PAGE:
Why education is relevant to fight poverty
Children have the right to an education and it plays a major role in political, social and economic development of a country. Moreover, education gives people the skills needed to help themselves create a better life, and even escape the poverty trap. Several problems found in developing countries may be solved through education alone, as it improves health (e.g. people with primary education are less than half as likely to contract HIV and other diseases), enhances economic growth (e.g. no empirical support for a country to achieve continuous and rapid growth without a minimum of 40% adult literacy rate) and promotes political stability (e.g. people learn about their rights and how to exercise them which help to fight corruption and provide better suited governments).
Why computer-based learning matters
The use of computers in education has been found to be an effective way to tackle numerous flaws of the current educational systems, mainly in developing countries. For the first time in history they provide individualized interactivity, a key missing ingredient until now. James Kulik showed, in the early 90’s – i.e. before computers became part of our daily life – that, not only students learn more and in less time, but also like their classes more when they receive computer-based instructions.
What’s Khan Academy
The Khan Academy is a free online learning platform, created by Salman Khan, which has been hailed as the “world’s teacher” and the “Messiah of Math” by Bloomberg. This revolutionary platform contains thousands of videos in a myriad of areas, and almost infinite amount of interactive exercises, real-time data and analysis features. For these reasons it has become a worldwide phenomenon, with more than 32 million users, in just a few years.
The growing website has material in almost every area but math is without a doubt its main strength. The students engage in a game-oriented, self-paced and individualized learning setting while the teacher is able to monitor every action.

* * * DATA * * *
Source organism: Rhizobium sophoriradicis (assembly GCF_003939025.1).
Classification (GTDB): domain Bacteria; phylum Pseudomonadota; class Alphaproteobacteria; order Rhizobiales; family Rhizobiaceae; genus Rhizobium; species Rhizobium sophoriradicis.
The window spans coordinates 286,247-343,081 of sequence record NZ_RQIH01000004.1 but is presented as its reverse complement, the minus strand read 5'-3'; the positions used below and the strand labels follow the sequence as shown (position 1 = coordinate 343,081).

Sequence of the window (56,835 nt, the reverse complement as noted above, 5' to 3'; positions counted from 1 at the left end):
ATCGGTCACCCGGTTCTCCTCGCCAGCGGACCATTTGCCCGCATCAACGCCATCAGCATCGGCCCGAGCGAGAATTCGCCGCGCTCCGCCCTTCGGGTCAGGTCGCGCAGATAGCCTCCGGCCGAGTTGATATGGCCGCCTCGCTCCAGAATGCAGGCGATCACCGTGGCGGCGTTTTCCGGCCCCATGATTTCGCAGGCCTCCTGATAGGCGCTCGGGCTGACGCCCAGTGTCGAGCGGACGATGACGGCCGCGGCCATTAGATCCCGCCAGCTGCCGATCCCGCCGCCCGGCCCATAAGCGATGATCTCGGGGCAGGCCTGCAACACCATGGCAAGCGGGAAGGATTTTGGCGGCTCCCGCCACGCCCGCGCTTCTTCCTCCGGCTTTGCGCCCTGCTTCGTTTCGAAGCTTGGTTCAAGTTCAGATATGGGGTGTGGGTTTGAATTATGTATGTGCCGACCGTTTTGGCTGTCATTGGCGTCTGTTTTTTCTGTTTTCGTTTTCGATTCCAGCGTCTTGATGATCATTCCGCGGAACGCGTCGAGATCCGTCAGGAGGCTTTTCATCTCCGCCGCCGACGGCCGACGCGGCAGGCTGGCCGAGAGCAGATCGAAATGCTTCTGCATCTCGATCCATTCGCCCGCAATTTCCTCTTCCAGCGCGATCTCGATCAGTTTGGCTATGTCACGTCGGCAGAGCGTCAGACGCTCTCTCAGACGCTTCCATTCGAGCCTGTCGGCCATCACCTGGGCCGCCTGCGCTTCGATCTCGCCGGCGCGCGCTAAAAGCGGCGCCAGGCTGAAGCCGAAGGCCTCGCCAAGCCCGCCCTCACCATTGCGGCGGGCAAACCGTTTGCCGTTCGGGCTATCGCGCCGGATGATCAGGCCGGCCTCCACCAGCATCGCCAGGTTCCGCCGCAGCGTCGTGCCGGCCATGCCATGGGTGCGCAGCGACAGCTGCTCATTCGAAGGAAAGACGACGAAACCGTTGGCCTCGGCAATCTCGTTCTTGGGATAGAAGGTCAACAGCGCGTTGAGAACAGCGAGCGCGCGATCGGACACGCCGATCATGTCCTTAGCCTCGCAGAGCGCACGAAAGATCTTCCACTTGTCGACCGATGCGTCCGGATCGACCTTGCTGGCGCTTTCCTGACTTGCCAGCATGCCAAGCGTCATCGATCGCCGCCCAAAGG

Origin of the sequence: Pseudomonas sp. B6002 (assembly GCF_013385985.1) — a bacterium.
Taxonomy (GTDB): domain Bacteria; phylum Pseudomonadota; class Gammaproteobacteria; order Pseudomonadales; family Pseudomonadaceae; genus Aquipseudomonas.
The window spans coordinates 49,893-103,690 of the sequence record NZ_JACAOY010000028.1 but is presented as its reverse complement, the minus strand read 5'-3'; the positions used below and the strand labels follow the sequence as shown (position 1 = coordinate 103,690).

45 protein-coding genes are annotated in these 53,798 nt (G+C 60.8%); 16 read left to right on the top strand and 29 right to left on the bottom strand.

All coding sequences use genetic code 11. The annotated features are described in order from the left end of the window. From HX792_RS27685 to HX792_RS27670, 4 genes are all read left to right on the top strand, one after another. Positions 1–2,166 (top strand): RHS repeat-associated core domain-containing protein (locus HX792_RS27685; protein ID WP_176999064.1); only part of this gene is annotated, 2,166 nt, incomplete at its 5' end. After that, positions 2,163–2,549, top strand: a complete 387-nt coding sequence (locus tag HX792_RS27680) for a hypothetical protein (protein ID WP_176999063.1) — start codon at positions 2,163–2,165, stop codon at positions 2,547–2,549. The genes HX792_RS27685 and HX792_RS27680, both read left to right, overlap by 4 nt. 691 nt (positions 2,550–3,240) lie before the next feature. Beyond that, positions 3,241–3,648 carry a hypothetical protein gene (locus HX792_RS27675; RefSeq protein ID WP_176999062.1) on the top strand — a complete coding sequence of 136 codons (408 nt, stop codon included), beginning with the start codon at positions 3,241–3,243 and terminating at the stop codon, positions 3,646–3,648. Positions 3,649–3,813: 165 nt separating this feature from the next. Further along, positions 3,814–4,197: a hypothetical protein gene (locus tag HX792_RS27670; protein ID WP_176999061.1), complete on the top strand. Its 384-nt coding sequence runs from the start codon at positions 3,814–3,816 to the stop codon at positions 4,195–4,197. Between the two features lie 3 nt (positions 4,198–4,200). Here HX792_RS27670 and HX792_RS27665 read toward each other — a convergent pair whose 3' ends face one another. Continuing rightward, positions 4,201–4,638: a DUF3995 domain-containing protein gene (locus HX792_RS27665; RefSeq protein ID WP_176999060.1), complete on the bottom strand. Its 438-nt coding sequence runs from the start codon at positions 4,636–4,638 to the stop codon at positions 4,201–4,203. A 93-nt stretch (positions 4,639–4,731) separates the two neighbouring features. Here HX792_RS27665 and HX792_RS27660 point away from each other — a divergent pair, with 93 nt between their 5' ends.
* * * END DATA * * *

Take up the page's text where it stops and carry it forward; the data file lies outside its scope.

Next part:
Research in USA and Chile
In a study conducted on schools from Chile, the authors discovered that students from schools that were using the platform spent more time on math exercises and did better on the year achievement tests. Likewise, students asked more questions and where much more engaged in learning the subject.
Moreover, an investigation on several US schools that incorporate the Khan Academy in different settings, found “large, significant differences in spring test scores compared to students who attended the school before the change in math instruction”. Students who spent more time on Khan Academy experienced greater than expected outcomes, reduced math anxiety, and had higher confidence in their ability to do math. Additionally, 45% of them self-report increase in learning autonomy, 71% enjoyed using it and 1/3 agreed they liked math more since its implementation in the school. Teacher’s perceptions of the software are also striking: 90% would recommend it to other professors, planned to use it on the next year’s class and said it enhanced their ability to monitor students’ knowledge, thus helping to properly tackle students who were struggling or ahead of class.
Implementation in Developing Countries
Although internet access is still a big issue – only 35,5% of the world population has it -, there has been a growing number of innovative solutions. World Possible (non-profit NGO) has developed a hardware called RACHEL that works as an offline Google, including: Wikipedia, Khan Academy, textbooks, Gutenberg World Literature, UNESCO Primary School resources, etc. It has been working with several community-based organizations, which distribute hardware like Raspberry Pi (costs less than $40) so that anyone can install RACHEL and, if connected to a router, add content or even became a server for others, all free of costs. Thus, making it possible to implement K.A. in schools from poorer regions.
Would it work in developing countries?
In order to test this pioneer hypothesis, one could conduct a randomized field experiment in schools, with both control (traditional learning) and treatment (K.A. in schools) groups. The treatment would consist of in-depth tutorial of the platform to teachers and students, and math test’s scores would be the dependent variable. After controlling for pre-treatment differences between groups, implementation the platform follows, and after at least one year, one could recollect the data (scores and a set of individual characteristics) and run a Difference-in-Difference regression: if the treatment dummy is significant we confirm that this new method of learning improved the students’ performance.
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With sufficient low-cost hardware solutions, like RACHEL, it should be possible for students from the third world to acquire knowledge and skills, through platforms like the Khan Academy, Wikipedia and Youtube, guiding them in the direction to escape poverty.
Alexandre Mergulhão – 786 / 18572